July 27, 2016
When Chinese developer Qingjian Realty signed a conditional contract to buy the 358 units Shunfu Ville for S$638 million in May this year, some believe that this could herald the dawn of a new wave of collective or en bloc sales in Singapore. This prospect comes at the back of a lowered land supply by the Government, which seems to barely satisfy the appetite of property developers who have participated actively in the recent government land tenders.
Property owners may seek an en bloc sale of their development, pursuant to section 84A of the Land Titles (Strata) Act (LTSA) where a collective sale supported by 80% of the owners (in terms of both share value and strata area) and where the development is at least 10 years old, could receive the order of sale from the Strata Titles Board or the High Court. Such property owners should, however, be mindful of the salient issues for starting an en bloc sale.
Starting an En bloc Sale
The election of avid and responsible Collective Sale Committee (CSC) members marks a good starting point. Owners of developments which had failed in an earlier round of en bloc sale should note a higher threshold requirement of 50% (by way of total number of owners or by their total share value) for the signing of a requisition for an Extraordinary General Meeting (EOGM) to elect a CSC within two years from the relevant event of a failed en bloc sale attempt. Otherwise, the usual requirement for such requisition is to get the signatures of owners holding 20% of total share value or of owners comprising 25% of the total number of owners. Owners should aim to appoint CSC members representing all types of units in the development so as to ensure better cross representation of different interests. Candidates for CSC should, at the time of election and at other relevant times, make full disclosure of any actual or potential conflict of interests.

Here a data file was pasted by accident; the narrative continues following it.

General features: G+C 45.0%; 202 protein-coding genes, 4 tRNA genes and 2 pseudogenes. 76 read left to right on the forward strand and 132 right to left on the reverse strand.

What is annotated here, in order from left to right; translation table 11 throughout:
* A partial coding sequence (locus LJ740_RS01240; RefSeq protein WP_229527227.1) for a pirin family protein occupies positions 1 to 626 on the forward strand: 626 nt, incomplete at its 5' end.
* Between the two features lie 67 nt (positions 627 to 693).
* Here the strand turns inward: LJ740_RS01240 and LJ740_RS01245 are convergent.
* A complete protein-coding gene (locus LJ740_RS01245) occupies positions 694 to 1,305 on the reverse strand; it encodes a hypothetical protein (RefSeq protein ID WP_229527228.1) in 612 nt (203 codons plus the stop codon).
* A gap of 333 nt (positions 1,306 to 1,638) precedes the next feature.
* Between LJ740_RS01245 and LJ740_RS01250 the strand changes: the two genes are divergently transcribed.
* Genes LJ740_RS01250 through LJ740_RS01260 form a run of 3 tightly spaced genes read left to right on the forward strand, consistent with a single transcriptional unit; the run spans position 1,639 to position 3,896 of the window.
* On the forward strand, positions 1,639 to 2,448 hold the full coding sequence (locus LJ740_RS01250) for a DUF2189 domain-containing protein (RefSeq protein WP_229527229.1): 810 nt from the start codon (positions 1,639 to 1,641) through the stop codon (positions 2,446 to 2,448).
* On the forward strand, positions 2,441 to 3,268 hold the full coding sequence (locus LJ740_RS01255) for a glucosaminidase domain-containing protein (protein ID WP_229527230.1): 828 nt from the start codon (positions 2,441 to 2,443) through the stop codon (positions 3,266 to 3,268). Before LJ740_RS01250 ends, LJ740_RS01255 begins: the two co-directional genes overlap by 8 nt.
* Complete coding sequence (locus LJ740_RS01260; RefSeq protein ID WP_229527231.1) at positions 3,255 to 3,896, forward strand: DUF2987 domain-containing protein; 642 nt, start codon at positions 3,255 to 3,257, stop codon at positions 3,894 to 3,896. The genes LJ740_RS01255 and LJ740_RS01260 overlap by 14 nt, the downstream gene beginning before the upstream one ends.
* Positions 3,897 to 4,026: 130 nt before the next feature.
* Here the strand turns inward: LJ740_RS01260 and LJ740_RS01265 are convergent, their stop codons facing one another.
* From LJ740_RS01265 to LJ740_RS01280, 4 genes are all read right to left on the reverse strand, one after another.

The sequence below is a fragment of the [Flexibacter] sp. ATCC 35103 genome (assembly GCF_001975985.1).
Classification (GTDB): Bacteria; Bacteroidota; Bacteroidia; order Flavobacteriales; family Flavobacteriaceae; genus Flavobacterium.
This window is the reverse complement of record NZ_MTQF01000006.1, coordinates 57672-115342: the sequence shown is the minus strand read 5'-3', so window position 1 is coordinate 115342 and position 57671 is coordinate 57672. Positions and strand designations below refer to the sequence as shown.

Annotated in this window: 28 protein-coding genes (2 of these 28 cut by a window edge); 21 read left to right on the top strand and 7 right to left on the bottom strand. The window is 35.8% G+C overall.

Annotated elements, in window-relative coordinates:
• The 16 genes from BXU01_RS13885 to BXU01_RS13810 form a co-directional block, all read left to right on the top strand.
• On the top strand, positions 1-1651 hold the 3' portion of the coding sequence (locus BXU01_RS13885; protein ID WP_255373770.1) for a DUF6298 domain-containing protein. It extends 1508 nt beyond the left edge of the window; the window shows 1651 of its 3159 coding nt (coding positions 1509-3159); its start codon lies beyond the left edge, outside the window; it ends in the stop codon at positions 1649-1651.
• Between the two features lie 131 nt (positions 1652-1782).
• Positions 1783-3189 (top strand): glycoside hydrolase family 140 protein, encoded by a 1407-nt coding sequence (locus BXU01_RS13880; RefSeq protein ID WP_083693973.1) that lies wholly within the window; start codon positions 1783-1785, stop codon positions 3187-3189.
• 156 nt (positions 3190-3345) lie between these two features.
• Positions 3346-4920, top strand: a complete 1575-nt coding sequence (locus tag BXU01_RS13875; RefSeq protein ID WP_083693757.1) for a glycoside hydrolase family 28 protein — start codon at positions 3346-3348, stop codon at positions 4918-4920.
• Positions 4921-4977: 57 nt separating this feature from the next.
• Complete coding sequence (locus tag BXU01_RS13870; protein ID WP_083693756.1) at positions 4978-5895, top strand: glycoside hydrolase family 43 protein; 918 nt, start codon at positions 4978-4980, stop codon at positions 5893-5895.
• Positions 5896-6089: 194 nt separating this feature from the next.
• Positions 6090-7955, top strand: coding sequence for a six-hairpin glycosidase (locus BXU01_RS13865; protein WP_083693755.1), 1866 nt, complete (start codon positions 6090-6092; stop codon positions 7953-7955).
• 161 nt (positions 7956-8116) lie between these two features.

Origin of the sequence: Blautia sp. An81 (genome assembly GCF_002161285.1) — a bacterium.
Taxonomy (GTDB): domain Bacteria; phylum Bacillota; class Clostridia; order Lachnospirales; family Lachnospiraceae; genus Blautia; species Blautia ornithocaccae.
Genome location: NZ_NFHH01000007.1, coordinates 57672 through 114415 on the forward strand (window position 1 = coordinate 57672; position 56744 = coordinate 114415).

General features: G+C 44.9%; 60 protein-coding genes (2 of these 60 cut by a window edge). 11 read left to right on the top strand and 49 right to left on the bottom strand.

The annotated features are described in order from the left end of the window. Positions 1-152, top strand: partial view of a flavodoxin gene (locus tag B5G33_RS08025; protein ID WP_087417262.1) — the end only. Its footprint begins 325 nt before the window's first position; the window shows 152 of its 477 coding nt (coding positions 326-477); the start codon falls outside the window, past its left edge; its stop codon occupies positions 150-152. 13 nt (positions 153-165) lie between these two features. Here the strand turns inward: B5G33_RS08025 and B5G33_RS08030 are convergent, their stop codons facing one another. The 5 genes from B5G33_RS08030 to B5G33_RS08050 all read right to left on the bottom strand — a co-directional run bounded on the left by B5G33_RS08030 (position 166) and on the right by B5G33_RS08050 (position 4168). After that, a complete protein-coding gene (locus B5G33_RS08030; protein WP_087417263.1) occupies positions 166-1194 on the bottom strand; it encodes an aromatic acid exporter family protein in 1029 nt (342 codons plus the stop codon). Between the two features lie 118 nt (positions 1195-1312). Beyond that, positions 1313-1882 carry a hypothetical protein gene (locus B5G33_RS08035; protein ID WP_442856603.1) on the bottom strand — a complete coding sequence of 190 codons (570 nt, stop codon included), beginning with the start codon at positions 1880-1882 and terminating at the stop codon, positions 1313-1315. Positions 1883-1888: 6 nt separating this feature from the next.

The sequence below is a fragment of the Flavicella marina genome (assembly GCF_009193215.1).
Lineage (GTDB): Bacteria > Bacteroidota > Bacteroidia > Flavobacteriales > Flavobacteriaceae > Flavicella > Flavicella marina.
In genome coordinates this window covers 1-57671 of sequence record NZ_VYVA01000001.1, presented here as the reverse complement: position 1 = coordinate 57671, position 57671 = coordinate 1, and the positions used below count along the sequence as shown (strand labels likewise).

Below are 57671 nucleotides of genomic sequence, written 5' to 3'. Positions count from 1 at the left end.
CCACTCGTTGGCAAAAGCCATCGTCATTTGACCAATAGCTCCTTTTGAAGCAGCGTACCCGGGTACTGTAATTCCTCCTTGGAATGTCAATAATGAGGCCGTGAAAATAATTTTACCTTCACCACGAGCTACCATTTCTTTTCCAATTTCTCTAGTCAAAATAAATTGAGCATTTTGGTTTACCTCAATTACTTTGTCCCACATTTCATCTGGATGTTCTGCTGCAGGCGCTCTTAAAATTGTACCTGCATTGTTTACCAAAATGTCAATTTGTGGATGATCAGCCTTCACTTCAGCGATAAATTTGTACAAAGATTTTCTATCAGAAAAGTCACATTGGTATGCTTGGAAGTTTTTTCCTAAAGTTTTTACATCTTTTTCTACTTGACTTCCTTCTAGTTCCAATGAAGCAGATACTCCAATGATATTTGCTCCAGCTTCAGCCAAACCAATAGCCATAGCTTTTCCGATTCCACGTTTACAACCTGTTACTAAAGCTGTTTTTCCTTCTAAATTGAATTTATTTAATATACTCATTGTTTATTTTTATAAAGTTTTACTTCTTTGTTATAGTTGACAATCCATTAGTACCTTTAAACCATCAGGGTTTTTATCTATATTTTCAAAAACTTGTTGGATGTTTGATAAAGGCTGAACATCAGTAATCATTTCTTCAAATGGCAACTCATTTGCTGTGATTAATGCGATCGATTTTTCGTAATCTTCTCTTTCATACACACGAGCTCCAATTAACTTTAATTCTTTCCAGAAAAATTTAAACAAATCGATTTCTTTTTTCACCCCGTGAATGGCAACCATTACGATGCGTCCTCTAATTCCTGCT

Appointment of lawyers and property consultants
The CSC could be empowered at the EOGM to appoint the lawyers and the property consultants to act for the owners in the en bloc sale process. Otherwise, the respective appointment of the lawyers and property consultants should be made at an EOGM. The experience track record and commitment levels of the lawyers and the property consultants respectively should be fully considered before their respective appointment.
Reserve price in the Collective Sale Agreement (CSA)